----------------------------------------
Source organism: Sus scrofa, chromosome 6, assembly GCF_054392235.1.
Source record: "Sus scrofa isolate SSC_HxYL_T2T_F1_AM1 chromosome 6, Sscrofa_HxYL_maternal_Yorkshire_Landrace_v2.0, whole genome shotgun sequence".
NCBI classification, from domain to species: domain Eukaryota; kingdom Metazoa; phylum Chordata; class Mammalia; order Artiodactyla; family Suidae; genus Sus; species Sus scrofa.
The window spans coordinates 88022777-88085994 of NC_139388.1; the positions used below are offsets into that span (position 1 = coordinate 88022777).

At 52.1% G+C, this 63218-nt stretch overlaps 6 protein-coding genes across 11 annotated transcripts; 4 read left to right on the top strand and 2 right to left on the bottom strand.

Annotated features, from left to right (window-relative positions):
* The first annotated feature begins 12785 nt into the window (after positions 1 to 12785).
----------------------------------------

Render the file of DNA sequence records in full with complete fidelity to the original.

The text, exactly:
Source organism: Sus scrofa, chromosome 6, assembly GCF_054392235.1.
Source record: "Sus scrofa isolate SSC_HxYL_T2T_F1_AM1 chromosome 6, Sscrofa_HxYL_maternal_Yorkshire_Landrace_v2.0, whole genome shotgun sequence".
NCBI classification, from domain to species: domain Eukaryota; kingdom Metazoa; phylum Chordata; class Mammalia; order Artiodactyla; family Suidae; genus Sus; species Sus scrofa.
The window spans coordinates 88022777-88085994 of NC_139388.1; the positions used below are offsets into that span (position 1 = coordinate 88022777).

At 52.1% G+C, this 63218-nt stretch overlaps 6 protein-coding genes across 11 annotated transcripts; 4 read left to right on the top strand and 2 right to left on the bottom strand.

Annotated features, from left to right (window-relative positions):
* The first annotated feature begins 12785 nt into the window (after positions 1 to 12785).